From about 1800, composers usually assigned an opus number to a work or set of works upon publication. After approximately 1900, they tended to assign an opus number to a composition whether published or not. However, practices were not always perfectly consistent or logical. For example, early in his career, Beethoven selectively numbered his compositions (some published without opus numbers), yet in later years, he published early works with high opus numbers. Likewise, some posthumously published works were given high opus numbers by publishers, even though some of them were written early in Beethoven's career. Since his death in 1827, the un-numbered compositions have been catalogued and labelled with the German acronym WoO (Werk ohne Opuszahl), meaning "work without opus number"; the same has been done with other composers who used opus numbers. (There are also other catalogues of Beethoven's works – see Catalogues of Beethoven compositions.)

The practice of enumerating a posthumous opus ("Op. posth.") is noteworthy in the case of Felix Mendelssohn (1809–47); after his death, the heirs published many compositions with opus numbers that Mendelssohn did not assign them. In life, he published two symphonies (Symphony No. 1 in C minor, Op. 11; and Symphony No. 3 in A minor, Op. 56), furthermore he published his symphony-cantata Lobgesang , Op. 52, which was posthumously counted as his Symphony No. 2; yet, he chronologically wrote symphonies between symphonies Nos. 1 and 2, which he withdrew for personal and compositional reasons; nevertheless, the Mendelssohn heirs published (and catalogued) them as the Italian Symphony No. 4 in A major, Op. 90, and as the Reformation Symphony No. 5 in D major and D minor, Op. 107.

While many of the works of Antonín Dvořák (1841–1904) were given opus numbers, these did not always bear a logical relationship to the order in which the works were written or published. To achieve better sales, some publishers, such as N. Simrock, preferred to present budding composers as being well established, by giving some relatively early works much higher opus numbers than their chronological order would merit. In other cases, Dvořák gave lower opus numbers to new works to be able to sell them to other publishers outside his contract obligations. This way it could happen that the same opus number was given to more than one of his works. Opus number 12, for example, was assigned, successively, to five different works (an opera, a concert overture, a string quartet, and two unrelated piano works). In other cases, the same work was given as many as three different opus numbers by different publishers. The sequential numbering of his symphonies has also been confused: (a) they were initially numbered by order of publication, not composition; (b) the first four symphonies to be composed were published after the last five; and (c) the last five symphonies were not published in order of composition. The New World Symphony originally was published as No. 5, later was known as No. 8, and definitively was renumbered as No. 9 in the critical editions published in the 1950s.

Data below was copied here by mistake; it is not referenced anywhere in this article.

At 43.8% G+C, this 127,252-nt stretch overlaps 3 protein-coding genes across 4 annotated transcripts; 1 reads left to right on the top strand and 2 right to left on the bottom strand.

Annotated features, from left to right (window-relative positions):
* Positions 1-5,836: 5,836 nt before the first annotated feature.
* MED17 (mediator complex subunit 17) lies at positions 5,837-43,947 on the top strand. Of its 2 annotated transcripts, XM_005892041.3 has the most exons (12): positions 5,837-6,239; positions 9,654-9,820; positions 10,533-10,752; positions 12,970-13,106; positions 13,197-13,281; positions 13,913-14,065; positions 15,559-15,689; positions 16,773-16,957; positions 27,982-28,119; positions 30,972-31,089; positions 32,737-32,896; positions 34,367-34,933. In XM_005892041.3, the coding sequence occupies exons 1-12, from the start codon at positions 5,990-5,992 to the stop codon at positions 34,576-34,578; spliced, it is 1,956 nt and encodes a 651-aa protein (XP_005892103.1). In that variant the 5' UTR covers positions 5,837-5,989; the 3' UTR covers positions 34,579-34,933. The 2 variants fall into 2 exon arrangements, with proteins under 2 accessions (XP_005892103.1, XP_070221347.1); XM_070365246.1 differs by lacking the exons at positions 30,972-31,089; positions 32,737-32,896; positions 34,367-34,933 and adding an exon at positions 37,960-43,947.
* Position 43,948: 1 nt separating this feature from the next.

Other examples of composers' historically inconsistent opus-number usages include the cases of César Franck (1822–1890), Béla Bartók (1881–1945), and Alban Berg (1885-1935), who initially numbered, but then stopped numbering their compositions. Carl Nielsen (1865–1931) and Paul Hindemith (1895–1963) were also inconsistent in their approaches. Sergei Prokofiev (1891–1953) was consistent and assigned an opus number to a composition before composing it; at his death, he left fragmentary and planned, but numbered, works. In revising a composition, Prokofiev occasionally assigned a new opus number to the revision; thus Symphony No. 4 is two thematically related but discrete works: Symphony No. 4, Op. 47, written in 1929; and Symphony No. 4, Op. 112, a large-scale revision written in 1947. Likewise, depending upon the edition, the original version of Piano Sonata No. 5 in C major, is catalogued both as Op. 38 and as Op. 135.

Despite being used in more or less normal fashion by a number of important early-twentieth-century composers, including Arnold Schoenberg (1874-1951) and Anton Webern (1883-1945), opus numbers became less common in the later part of the twentieth century.

Other catalogues

To manage inconsistent opus-number usages — especially by composers of the Baroque (1600–1750) and of the Classical (1720—1830) music eras musicologists have developed comprehensive and unambiguous catalogue number-systems for the works of composers such as:

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References

  1. Lewis and Short, A Latin Dictionary, s.v. "opus".
  2. Oxford English Dictionary, s.v. "opus". Retrieved from http://www.oed.com/view/Entry/132110.
  3. Oxford English Dictionary, s.v. "opera, n. 1", "opera, n. 2"